Ngoma (Suing as the Daughter and Legal Representative of the Estate of Alice Mbinya Ngoma -Deceased) v Matheka & 6 others (Environment & Land Case 33 of 2017)  KEELC 185 (KLR) (26 January 2023) (Judgment)
Neutral citation:  KEELC 185 (KLR)
Republic of Kenya
Environment & Land Case 33 of 2017
CG Mbogo, J
January 26, 2023
Stella Kavindu Ngoma (Suing as the daughter and Legal Representative of the Estate of Alice Mbinya Ngoma -Deceased)
Catherine Ndinda Matheka
Titus Taiti Mueni
Abednego Mulinge Twili
Abednego Kavoo Mutua
Pius Muema Mavindu
Joseph Nzioka Ngoma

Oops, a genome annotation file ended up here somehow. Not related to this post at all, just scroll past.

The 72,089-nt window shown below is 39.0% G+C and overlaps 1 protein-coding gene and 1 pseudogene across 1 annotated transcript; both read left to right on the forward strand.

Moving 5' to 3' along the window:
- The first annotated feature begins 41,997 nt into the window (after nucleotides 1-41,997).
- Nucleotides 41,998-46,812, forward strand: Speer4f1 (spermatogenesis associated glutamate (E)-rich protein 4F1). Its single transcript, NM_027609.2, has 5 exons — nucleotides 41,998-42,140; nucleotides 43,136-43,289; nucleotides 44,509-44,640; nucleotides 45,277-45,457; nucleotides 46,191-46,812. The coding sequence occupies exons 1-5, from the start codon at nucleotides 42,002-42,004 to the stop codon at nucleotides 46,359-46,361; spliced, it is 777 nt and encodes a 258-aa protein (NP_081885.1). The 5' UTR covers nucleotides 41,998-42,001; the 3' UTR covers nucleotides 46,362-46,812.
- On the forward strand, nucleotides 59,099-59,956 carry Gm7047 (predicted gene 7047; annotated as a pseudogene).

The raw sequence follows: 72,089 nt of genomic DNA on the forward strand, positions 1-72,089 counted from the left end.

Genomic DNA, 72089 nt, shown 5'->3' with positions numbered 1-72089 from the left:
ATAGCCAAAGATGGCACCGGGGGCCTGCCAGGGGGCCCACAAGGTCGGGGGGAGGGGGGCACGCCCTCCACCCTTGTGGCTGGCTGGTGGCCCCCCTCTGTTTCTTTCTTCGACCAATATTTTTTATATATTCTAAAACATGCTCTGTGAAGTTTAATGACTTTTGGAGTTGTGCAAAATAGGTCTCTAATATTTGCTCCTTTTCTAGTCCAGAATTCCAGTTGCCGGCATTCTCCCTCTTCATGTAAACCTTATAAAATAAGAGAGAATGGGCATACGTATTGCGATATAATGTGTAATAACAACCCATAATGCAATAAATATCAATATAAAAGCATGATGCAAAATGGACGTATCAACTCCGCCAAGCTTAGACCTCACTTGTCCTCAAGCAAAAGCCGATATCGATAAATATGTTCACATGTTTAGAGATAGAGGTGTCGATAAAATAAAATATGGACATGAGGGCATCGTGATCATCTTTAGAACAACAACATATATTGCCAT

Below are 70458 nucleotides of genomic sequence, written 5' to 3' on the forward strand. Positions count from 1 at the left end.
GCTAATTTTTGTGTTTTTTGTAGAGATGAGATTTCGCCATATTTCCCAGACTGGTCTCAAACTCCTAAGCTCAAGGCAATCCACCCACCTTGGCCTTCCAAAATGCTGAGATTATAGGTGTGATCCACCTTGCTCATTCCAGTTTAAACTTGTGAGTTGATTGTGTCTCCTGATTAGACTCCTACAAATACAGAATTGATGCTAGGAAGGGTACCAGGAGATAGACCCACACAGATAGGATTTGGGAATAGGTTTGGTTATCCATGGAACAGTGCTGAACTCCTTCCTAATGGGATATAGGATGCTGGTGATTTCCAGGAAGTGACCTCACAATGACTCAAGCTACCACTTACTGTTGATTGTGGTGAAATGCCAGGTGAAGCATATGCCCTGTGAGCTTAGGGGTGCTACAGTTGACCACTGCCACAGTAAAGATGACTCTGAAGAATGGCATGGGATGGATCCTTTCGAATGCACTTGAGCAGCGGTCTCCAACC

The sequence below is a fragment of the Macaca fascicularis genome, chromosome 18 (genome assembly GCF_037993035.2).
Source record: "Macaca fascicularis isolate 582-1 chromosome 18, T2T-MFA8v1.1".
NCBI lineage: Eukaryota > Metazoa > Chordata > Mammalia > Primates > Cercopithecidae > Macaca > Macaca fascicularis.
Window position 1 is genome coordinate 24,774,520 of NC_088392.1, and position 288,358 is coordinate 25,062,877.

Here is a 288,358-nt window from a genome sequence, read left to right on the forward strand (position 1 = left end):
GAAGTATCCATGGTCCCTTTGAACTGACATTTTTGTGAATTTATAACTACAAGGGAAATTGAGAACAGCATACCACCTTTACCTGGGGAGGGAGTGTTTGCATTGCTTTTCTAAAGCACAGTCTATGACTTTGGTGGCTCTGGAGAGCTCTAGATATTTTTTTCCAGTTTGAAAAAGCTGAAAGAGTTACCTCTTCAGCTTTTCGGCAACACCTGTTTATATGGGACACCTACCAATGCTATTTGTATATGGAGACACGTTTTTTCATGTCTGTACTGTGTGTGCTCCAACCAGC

1.On the 16th March, 2017, the plaintiff filed a plaint dated 19th October, 2016 seeking judgment against the defendants jointly and severally and/or separately as the case may be for: -a)An order directed at the Land Registrar, Makueni District Lands Registry to cancel registration of Land Title Number Kisau/Mangani/374, Kisau Mangani/935 and Kisau Mangani/936 and title deeds issued in respect thereof.b)An order that Land Title Numbers Kisau/Mangani/374, 935 and 936 be repacelled into one title number Kisau/Mangani/374 in the name of Alice Mbinya Ngoma.c)There be an order of permanent injunction directed at the 4th and 5th defendants, by themselves, their agents and/or servants prohibiting them from trespassing or otherwise interfering with the suit property or part thereof.d)General damages for trespass and/ or mesne profits be paid by the 4th and 5th defendants.e)That there be any other or further orders as the honourable court may deem mete and just to grant.f)Costs of this suit be to the plaintiff.